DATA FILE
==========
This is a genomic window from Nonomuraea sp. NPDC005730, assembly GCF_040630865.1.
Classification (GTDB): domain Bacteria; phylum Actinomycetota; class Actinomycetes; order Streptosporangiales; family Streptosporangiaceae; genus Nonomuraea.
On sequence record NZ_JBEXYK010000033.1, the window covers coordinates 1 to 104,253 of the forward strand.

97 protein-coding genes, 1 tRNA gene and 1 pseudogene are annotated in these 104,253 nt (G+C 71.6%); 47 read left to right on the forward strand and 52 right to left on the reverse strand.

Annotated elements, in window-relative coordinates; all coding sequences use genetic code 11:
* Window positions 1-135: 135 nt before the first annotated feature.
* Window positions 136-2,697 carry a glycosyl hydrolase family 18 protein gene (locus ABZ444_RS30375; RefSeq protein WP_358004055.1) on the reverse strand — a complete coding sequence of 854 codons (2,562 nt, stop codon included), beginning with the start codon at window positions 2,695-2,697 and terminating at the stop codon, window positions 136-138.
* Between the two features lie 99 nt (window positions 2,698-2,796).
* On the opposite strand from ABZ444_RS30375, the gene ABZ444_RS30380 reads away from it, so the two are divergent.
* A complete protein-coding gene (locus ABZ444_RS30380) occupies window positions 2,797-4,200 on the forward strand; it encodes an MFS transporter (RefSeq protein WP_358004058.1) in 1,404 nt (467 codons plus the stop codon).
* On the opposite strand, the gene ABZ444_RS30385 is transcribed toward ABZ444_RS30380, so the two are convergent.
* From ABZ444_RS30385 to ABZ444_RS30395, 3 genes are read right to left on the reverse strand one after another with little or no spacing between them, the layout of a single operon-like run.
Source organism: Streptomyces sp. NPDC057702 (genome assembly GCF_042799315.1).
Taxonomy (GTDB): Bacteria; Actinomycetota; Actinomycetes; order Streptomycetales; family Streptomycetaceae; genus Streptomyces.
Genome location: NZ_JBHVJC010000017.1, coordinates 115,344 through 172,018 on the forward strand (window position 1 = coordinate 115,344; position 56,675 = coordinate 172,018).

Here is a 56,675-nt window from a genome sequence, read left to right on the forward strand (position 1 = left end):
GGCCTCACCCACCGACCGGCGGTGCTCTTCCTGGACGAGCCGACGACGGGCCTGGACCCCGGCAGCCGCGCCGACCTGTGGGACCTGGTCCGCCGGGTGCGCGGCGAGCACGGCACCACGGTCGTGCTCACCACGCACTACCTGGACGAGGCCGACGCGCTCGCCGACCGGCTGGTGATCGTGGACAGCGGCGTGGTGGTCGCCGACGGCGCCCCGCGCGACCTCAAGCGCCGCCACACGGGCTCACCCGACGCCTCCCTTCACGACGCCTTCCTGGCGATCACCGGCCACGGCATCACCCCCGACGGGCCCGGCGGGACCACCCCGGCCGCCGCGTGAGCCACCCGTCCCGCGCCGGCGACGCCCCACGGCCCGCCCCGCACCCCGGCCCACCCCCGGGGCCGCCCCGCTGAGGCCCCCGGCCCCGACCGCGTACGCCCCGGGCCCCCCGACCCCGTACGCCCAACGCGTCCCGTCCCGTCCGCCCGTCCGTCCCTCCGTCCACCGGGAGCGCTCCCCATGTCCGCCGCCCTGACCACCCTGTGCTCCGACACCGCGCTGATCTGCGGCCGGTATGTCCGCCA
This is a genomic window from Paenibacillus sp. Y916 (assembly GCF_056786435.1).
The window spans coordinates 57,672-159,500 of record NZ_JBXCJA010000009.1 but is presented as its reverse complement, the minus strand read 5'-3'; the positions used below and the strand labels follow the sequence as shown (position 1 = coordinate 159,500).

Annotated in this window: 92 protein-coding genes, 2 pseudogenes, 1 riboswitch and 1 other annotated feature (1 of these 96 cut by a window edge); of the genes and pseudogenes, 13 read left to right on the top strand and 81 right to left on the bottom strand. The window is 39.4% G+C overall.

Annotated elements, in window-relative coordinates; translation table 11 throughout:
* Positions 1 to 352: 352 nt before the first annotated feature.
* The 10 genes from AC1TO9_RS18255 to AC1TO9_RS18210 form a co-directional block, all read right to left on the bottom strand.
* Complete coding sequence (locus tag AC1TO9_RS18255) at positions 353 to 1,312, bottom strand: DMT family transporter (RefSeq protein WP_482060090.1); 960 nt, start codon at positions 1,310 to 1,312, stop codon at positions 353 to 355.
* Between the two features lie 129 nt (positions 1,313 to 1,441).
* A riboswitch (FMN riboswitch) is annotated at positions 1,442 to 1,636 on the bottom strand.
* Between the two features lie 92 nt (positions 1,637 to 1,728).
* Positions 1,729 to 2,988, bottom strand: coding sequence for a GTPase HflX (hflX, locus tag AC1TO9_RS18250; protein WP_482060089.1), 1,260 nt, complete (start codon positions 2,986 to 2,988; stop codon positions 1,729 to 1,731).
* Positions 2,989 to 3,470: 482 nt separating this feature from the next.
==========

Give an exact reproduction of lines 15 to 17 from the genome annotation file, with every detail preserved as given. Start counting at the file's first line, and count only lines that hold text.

Genome location: NZ_JBHVJC010000017.1, coordinates 115,344 through 172,018 on the forward strand (window position 1 = coordinate 115,344; position 56,675 = coordinate 172,018).

Here is a 56,675-nt window from a genome sequence, read left to right on the forward strand (position 1 = left end):
GGCCTCACCCACCGACCGGCGGTGCTCTTCCTGGACGAGCCGACGACGGGCCTGGACCCCGGCAGCCGCGCCGACCTGTGGGACCTGGTCCGCCGGGTGCGCGGCGAGCACGGCACCACGGTCGTGCTCACCACGCACTACCTGGACGAGGCCGACGCGCTCGCCGACCGGCTGGTGATCGTGGACAGCGGCGTGGTGGTCGCCGACGGCGCCCCGCGCGACCTCAAGCGCCGCCACACGGGCTCACCCGACGCCTCCCTTCACGACGCCTTCCTGGCGATCACCGGCCACGGCATCACCCCCGACGGGCCCGGCGGGACCACCCCGGCCGCCGCGTGAGCCACCCGTCCCGCGCCGGCGACGCCCCACGGCCCGCCCCGCACCCCGGCCCACCCCCGGGGCCGCCCCGCTGAGGCCCCCGGCCCCGACCGCGTACGCCCCGGGCCCCCCGACCCCGTACGCCCAACGCGTCCCGTCCCGTCCGCCCGTCCGTCCCTCCGTCCACCGGGAGCGCTCCCCATGTCCGCCGCCCTGACCACCCTGTGCTCCGACACCGCGCTGATCTGCGGCCGGTATGTCCGCCA